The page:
Global Policy Forum

International Unions Gather in Chicago to Craft Strategy

August, 2005

Union leaders from around the globe gather in Chicago next week to craft a joint strategy to boost unionization in the developing world, and especially to target the U.S.-based retail giant Wal-Mart Stores Inc. Union Network International's annual convention will gather 1,500 delegates from some 150 countries in Chicago to share labor strategies and discuss ways unions can collaborate over international borders. "We want more organizing initiatives on a global scale," UNI spokesman Noel Howell said. "We want global rules and global standards for workers everywhere."

The convention comes only a month after a schism in the American labor movement where three unions formally split from the umbrella American Federation of Labor-Congress of Industrial Organizations. The AFL-CIO lost one-third of its membership, or 4.6 million members, with the disaffiliation of the Service Employees International Union, International Brotherhood of Teamsters and United Food and Commercial Workers (UFCW). All three disaffiliated unions will participate in the meeting of UNI, which is in its fifth year and represents 15 million workers, most from service industries. Union leaders said their decision to leave the AFL-CIO was the culmination of years of complaints that too few resources were spent on organizing efforts to arrest a decades-long decline in U.S. union membership.

Global Campaigns

While increasing organizing efforts in the United States may be a priority for the three giant U.S. unions, coordinated global campaigns are also on the horizon. "We think that this is an important moment in history and a terrific opportunity to act globally," said Stephen Lerner, a director at the Service Workers union. "They are global companies and we need to be global unions." Among topics to be considered will be whether to channel resources to unionization efforts in the developing world, where Wal-Mart and other multinationals have operations, Howell said. UNI officials have spoken with Wal-Mart workers in Argentina and Brazil, and will continue organizing efforts in India, considered a likely future destination for the retailer. "Wal-Mart and other multinationals better be worried," about union organizing in Asia, Latin America and the rest of the developing world, said Bill Adams, a labor relations consultant with Adams, Nash, Haskell & Sheridan. Other companies expected to be discussed as union targets are T-Mobile owner Deutsche Telekom and Britain's Group4 Securicor.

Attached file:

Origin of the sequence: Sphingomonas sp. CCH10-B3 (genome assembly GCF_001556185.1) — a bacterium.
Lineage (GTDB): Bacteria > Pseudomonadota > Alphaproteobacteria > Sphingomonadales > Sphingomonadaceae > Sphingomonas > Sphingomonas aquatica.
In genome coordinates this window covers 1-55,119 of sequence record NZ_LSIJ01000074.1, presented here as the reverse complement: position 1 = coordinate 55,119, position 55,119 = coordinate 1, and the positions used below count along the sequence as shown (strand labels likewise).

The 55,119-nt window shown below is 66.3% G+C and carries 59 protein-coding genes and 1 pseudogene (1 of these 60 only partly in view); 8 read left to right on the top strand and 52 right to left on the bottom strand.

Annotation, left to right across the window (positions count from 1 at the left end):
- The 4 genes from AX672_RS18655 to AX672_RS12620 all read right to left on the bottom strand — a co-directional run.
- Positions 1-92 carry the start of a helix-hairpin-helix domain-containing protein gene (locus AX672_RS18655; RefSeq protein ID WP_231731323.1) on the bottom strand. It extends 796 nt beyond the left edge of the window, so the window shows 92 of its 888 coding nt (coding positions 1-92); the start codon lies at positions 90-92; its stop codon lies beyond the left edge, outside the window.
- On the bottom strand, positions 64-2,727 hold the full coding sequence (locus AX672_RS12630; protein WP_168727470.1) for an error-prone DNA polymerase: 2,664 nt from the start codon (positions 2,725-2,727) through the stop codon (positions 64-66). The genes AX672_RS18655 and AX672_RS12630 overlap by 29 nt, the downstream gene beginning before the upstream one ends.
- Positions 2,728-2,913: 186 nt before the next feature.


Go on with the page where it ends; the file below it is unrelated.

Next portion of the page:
Low Prices

Beloved by shoppers for its low prices, Wal-Mart maintains that unions are unwanted and unnecessary for its 1.6 million workers - who are referred to as "associates" and says it is unfairly stigmatized because it is such a large employer. "In many of the countries in which we operate we are considered one of the best places to work. You'd have to ask the union why they would pick Wal-Mart as their target," said Bill Wertz, a spokesman for Wal-Mart's international operations. The world's biggest retailer has become a lightning rod for critics who say it mistreats workers, pushes wages down throughout the industry and that its poverty-level wages force employees to rely on public assistance to support their families, in the form of Medicaid health insurance for the poor, food stamps for groceries and state housing subsidies. In April, the retailing behemoth closed a store in Quebec, Canada after its workers voted to join the UFCW. In 2000, it eliminated all U.S. meatpacking positions after meatpackers in Texas voted to unionize. Philip Jennings, general secretary of the Switzerland-based UNI, appealed in a letter to Wal-Mart Chief Executive Lee Scott for a meeting to discuss its workers' rights. Jennings said in the letter that he would welcome Wal-Mart's "active participation" in the discussion.

The same week in Chicago, delegates from the United Auto Workers that represent unionized workers at car maker General Motors Corp. and auto parts supplier Delphi Corp. will meet to discuss such issues as company demands for changes on health coverage and pensions.



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